It had been more than 400 years since the people of Judah had returned to Jerusalem from their exile to Babylon. During that time, the leaders of Israel had grown accustomed to their position of authority, and had poisoned the people's perspective of God and His laws. But the arrival of Jesus, who fulfilled the law that they fought so desperately to keep, weakened their spiritual power they held over Jerusalem. Someone greater had come to claim His place. Just as the prophet Jeremiah had prophesied: "Behold, the days are coming," says the LORD, "that I will raise to David a Branch of righteousness; a King shall reign and prosper, and execute judgment and righteousness in the earth." (Jeremiah 23:5, NKJV)
The book of Matthew not only proves that Jesus was the long-awaited Savior, but also proves that He was the Son of David. In chapter one, Matthew begins his narrative with the genealogy of Jesus, beginning with Abraham. This genealogical listing is called the Regal, or Royal line. The bloodline begins with Abraham, the first of the great patriarchs through whom began the covenantal promise that one day all the nations of the world would be blessed.
From the beginning, God's redemptive plan for mankind included a way for all the nations to come to him. Through Abraham came Isaac, and then Jacob. From Jacob came the 12 tribes of Israel. Through the tribe of Judah came King David. Through David's son, Solomon, came Jesus Christ. And finally, through the unifying blood of Jesus Christ, all mankind could be reconciled to God.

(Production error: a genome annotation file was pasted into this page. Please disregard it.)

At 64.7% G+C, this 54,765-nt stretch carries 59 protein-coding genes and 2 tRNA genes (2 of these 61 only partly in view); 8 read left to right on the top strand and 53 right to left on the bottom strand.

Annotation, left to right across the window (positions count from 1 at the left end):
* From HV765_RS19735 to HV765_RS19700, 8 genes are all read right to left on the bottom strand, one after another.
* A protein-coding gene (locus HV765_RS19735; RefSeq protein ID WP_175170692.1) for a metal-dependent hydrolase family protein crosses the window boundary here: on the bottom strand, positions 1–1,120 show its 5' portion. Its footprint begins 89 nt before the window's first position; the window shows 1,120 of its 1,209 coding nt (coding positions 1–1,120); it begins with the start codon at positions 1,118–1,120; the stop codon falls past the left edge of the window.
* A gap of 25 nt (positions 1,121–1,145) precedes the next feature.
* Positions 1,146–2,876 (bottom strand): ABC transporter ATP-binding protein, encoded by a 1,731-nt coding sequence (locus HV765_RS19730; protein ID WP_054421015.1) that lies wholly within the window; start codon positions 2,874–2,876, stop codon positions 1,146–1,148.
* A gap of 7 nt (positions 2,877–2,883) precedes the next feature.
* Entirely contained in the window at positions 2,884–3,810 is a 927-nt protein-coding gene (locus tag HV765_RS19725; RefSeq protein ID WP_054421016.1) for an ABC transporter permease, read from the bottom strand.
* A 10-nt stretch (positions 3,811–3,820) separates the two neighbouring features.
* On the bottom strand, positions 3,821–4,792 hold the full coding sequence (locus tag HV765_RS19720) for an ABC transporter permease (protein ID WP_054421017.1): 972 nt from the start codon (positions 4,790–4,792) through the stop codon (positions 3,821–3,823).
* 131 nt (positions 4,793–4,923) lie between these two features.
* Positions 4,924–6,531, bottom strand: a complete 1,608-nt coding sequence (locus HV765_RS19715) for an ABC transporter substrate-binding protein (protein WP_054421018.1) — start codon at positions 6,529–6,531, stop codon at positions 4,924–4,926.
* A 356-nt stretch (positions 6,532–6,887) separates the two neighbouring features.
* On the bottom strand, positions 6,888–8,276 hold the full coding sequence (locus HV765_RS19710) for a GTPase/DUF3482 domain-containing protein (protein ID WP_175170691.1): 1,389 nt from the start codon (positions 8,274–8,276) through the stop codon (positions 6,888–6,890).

This truth was brought into the light through perhaps the most confrontational verse in the entire book of Matthew: "Therefore I say to you, the kingdom of God will be taken from you and given to a nation bearing the fruits of it." (21:43) Jesus was speaking to the chief priests and the elders among the people of Jerusalem, and his message was clear: The Messiah that they were rejecting will be given to those whom the leaders despised, and they will accept Him as King.
Some of the best known sections of the book of Matthew are the Beatitudes, found in chapter five; the crucifixion, death and burial of Jesus found in chapter 27; the resurrection found in chapter 28, and finally what is called the Great Commission: "Go therefore and make disciples of all the nations, baptizing them in the name of the Father and of the Son and of the Holy Spirit, teaching them to observe all things that I have commanded you; and lo, I am with you always, even to the end of the age." (28:19-20)
In the next book of the New Testament, another dimension of Jesus and His ministry is revealed through the writings of Mark.